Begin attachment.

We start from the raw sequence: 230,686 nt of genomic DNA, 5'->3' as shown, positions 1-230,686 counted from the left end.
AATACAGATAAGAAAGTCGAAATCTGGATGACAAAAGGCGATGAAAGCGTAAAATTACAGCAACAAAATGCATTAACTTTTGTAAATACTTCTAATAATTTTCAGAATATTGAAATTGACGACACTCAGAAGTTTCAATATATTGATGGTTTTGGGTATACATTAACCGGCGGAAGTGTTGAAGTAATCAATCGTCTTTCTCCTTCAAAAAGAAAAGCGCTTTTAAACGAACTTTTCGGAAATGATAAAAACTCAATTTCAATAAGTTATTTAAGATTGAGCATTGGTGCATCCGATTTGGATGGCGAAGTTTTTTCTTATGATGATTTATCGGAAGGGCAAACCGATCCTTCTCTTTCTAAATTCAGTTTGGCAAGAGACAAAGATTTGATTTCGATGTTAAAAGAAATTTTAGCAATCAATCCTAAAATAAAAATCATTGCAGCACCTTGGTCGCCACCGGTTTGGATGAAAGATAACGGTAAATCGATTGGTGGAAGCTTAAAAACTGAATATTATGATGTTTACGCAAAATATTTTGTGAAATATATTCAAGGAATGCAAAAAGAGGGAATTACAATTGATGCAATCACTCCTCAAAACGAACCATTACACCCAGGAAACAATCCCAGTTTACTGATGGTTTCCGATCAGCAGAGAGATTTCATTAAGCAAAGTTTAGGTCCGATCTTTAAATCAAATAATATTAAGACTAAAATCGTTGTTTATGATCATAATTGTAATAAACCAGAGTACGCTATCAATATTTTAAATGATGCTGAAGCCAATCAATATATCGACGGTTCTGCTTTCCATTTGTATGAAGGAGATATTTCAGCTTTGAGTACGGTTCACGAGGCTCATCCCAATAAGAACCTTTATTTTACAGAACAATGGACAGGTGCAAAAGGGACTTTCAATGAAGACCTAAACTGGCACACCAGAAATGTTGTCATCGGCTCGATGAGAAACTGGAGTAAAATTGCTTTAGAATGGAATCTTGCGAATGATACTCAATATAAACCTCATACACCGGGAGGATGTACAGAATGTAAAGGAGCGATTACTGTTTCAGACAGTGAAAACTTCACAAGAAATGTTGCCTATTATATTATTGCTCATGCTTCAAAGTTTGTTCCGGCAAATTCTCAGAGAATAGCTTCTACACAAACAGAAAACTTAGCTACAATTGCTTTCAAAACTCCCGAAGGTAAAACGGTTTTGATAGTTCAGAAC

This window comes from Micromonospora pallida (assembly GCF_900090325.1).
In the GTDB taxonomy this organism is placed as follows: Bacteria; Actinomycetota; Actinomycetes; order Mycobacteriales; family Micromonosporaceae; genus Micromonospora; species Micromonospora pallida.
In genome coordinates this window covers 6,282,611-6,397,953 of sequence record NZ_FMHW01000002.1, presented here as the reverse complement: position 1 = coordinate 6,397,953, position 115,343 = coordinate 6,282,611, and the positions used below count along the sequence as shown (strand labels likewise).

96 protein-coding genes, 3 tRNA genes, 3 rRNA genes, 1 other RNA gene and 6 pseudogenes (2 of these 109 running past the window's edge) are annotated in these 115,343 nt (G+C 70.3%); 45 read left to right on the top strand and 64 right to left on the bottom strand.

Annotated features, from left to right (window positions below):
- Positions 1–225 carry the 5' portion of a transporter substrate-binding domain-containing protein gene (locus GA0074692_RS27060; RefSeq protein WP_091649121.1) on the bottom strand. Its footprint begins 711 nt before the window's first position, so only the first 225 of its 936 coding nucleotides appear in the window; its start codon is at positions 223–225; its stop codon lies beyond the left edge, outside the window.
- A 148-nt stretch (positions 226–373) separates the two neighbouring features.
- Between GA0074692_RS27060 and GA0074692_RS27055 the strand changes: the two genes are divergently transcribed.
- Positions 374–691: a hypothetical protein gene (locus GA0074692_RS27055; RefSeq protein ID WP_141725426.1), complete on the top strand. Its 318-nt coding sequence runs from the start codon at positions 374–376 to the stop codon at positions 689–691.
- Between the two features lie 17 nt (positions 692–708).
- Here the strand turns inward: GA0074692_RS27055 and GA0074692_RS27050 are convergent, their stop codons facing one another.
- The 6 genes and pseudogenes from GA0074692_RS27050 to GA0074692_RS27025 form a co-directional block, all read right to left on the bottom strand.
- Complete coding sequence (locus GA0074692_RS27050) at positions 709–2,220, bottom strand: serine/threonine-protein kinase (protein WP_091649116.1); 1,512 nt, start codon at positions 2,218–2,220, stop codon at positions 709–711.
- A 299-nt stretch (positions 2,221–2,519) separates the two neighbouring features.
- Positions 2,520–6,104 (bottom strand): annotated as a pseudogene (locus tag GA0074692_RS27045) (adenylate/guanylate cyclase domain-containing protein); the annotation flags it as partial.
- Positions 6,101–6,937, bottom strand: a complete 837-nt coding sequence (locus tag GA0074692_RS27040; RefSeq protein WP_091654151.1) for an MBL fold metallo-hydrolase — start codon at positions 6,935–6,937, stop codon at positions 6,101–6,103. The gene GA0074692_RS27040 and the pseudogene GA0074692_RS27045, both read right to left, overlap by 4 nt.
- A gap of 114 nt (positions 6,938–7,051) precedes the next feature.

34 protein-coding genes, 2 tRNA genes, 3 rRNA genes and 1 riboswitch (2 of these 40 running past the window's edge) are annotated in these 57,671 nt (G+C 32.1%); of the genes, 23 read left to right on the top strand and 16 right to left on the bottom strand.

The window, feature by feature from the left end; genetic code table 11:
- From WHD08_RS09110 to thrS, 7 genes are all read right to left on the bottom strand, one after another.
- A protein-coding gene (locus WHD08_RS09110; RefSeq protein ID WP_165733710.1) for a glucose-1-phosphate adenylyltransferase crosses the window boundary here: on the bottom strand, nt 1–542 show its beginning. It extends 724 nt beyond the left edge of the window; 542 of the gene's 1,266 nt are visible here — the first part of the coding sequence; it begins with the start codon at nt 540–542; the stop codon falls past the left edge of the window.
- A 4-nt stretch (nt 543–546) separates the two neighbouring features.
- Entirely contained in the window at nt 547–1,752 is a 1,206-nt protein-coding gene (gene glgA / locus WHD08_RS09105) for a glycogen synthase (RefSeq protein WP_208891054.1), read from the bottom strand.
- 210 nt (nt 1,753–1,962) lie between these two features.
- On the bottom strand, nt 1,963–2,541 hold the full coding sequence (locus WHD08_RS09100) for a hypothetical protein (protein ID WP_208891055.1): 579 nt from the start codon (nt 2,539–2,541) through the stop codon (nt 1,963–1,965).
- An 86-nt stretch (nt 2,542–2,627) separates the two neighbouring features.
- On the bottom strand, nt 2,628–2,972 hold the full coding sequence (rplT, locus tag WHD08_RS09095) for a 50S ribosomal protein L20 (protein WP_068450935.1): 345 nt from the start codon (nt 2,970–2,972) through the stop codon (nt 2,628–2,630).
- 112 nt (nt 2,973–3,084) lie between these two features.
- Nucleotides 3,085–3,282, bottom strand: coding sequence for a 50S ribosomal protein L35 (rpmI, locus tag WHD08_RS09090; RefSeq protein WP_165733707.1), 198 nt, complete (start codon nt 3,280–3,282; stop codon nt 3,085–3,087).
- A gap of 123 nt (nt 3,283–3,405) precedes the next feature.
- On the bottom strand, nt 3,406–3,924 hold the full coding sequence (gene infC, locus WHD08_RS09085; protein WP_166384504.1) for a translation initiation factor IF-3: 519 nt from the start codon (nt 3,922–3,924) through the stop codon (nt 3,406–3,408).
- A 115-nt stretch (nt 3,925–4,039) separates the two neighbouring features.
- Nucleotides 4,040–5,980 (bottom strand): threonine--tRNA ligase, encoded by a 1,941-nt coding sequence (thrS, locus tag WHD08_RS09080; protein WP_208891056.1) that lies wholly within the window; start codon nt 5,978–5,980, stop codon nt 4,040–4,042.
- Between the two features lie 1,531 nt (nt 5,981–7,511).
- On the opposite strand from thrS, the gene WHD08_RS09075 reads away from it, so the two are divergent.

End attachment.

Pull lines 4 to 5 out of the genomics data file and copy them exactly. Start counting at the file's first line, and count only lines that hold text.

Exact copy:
In the GTDB taxonomy this organism is placed as follows: Bacteria; Actinomycetota; Actinomycetes; order Mycobacteriales; family Micromonosporaceae; genus Micromonospora; species Micromonospora pallida.
In genome coordinates this window covers 6,282,611-6,397,953 of sequence record NZ_FMHW01000002.1, presented here as the reverse complement: position 1 = coordinate 6,397,953, position 115,343 = coordinate 6,282,611, and the positions used below count along the sequence as shown (strand labels likewise).